BY DANIEL TIRABASSI
(Images courtesy of Rainbow Elder Care of Greater Dayton)
Earlier this month, on November 11, the Rainbow Elder Care Center of Dayton held an event at the Greater Dayton LGBT Center honoring 12 LGBTQ+ veterans for their service.
Dayton mayor Nan Whaley was on hand to assist in honoring the veterans who have their name printed on a plaque to be displayed at the LGBT center. This plaque will be added to every year, as more veterans are honored.
This year’s recipients included a 94-year-old World War II veteran, a transgender Air Force colonel and many more. The list of honorees shows how vast military personnel is and how brave the LGBTQ community can be.
“Our LGBTQ veteran brothers and sisters are true patriots,” states Jerry Mallicoat of Rainbow Elder Care, who helped organize the event. “Many served during a time when they had to deny their true selves in order to protect and defend the country they love. Their mere existence in the military was denied, diminished and denigrated, and they faced tremendous risk and danger if they came out. To serve your country in the face of such disrespect and danger is true patriotism — you gotta really care about your country.”
The “country first” attitude is definitely a shared thread among the honorees we spoke to. Tim Dues, the surviving spouse of honoree James (Jim) Louis Tamme, explained that “country first” was what Tamme — who served in the Army during the Vietnam War — always believed in.
“Jim and I would write letters to each other,” Dues said. “When he got back, he used to tell me all the stuff he did in Vietnam. All the good, the bad and the very ugly. We got to talking and we got hanging out together. About two years later, we opened up our souls to each other. We committed to our relationship. That was in 1972. We were together for 44 years.” Their relationship is a shining example of what Mallicoat was referring to.
Dale Brown, another honoree, was a chaplain in the Navy and served a deployment in Iraq. Brown was married to a woman and had three children while serving in the Navy. He did not come out as gay until after his enlistment was over. Brown says, “While I was well aware of the issues and challenges of Don’t Ask, Don’t Tell, at that point, I was not attempting to live in accordance with my true identity. That was an internalized struggle, growing up as a small town farm kid in Iowa. A family system and a culture that wasn’t accepting of LGBT identity.”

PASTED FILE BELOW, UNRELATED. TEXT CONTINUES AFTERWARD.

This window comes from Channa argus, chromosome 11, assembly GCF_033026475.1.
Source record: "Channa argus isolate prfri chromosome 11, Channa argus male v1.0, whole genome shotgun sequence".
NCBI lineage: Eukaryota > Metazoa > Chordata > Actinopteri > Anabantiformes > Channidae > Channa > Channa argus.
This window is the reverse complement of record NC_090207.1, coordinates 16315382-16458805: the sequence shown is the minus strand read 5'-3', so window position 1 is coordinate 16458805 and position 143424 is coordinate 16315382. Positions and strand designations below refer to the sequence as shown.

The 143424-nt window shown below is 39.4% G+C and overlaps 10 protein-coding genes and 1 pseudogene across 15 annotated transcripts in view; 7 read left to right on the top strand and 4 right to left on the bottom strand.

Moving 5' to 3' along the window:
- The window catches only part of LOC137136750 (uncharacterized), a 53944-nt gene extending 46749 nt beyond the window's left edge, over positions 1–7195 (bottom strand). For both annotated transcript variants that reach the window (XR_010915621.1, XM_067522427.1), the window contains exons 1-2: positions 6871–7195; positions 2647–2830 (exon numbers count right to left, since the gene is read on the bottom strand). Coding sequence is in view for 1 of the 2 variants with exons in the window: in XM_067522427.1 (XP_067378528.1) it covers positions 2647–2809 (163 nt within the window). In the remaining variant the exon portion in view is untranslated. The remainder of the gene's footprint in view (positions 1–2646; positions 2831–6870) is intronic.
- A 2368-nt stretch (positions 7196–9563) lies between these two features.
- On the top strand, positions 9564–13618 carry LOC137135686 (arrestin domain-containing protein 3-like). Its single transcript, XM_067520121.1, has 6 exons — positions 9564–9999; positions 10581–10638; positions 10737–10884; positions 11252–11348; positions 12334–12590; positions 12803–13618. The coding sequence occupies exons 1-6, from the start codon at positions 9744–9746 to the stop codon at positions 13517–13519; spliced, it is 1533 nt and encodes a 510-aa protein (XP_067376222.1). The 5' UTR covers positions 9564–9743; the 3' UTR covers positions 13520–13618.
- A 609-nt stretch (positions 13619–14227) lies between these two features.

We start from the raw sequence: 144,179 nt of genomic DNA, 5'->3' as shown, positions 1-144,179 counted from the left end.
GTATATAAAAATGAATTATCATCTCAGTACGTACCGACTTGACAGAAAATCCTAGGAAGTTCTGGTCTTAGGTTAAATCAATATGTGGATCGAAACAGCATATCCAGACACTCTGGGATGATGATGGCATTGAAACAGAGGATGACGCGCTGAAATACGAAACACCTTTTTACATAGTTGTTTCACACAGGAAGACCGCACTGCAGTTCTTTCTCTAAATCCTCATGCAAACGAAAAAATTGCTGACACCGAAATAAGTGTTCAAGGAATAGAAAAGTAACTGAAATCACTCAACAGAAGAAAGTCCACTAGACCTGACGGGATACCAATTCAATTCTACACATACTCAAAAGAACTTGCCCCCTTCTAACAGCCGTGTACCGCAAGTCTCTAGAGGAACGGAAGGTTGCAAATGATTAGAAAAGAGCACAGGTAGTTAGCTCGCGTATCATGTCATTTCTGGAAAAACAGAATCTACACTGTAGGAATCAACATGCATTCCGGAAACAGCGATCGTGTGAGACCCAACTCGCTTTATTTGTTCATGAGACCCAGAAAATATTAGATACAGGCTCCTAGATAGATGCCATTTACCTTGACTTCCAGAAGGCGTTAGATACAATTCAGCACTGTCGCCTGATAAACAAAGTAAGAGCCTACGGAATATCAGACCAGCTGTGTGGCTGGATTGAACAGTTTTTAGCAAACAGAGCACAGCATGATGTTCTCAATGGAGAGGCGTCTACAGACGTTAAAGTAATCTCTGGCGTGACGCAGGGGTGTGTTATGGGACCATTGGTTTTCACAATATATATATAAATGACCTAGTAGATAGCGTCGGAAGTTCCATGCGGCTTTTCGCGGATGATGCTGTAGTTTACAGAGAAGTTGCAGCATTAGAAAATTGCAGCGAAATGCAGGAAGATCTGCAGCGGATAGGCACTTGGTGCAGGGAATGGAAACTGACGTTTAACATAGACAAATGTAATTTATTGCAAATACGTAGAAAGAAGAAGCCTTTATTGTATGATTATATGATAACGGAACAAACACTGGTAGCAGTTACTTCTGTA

This is a common story of many who served and one that needs to be told and recognized. “For me, this event that Rainbow Elder Care is having at the LGBT Center in Dayton, is another milestone in having the LGBT community affirm my military service,” Brown explained. He continued by describing that many veterans often see others who have sacrificed more than they have, and events like this allow all veterans the chance to reflect on and receive appreciation for their own service, no matter how small it may seem. “It’s particularly poignant to have that recognition come from the LGBT community, which is a newer aspect of my life.” It also allowed Brown the chance to start integrating the new parts of his life as an out gay man with other parts of his life, as his kids and other friends attended.
Currently, the Trump administration is trying to have the Supreme Court hear his case against allowing transgender people to serve in the military. Devin Dame is a transgender man who served in the Army. After his service, Dame co-founded the Dayton-based transgender support group called Gatlyn-Dame Group. Dame expressed the importance of events such as this one, by saying that there are a lot of people who “put their lives on the line for these people who absolutely hate them. It’s funny, in a way. We are willing to risk our lives for them, but they don’t want to give us the rights to marry or live freely.”
Events such as this seem to be sparse in our community. This event highlighted heroes that were not always able to live their authentic lives due to their patriotism and love of country. It is about time that the country they risk their lives for give them the opportunity to live as they truly are. With the repeal of the Don’t Ask, Don’t Tell policy, the military is moving closer to mirroring the society that it represents. This can be amplified by more events like this, that recognize those who risked their lives without being able to be who they truly are.
Tim Dues — who traveled all the way to Ohio from Florida, along with several family members — appreciated this event for what it stands for. “It comes down to, as Jim said, country first. It didn’t matter if you were gay or straight or bi or what, it was about defending the country and protecting the country.”
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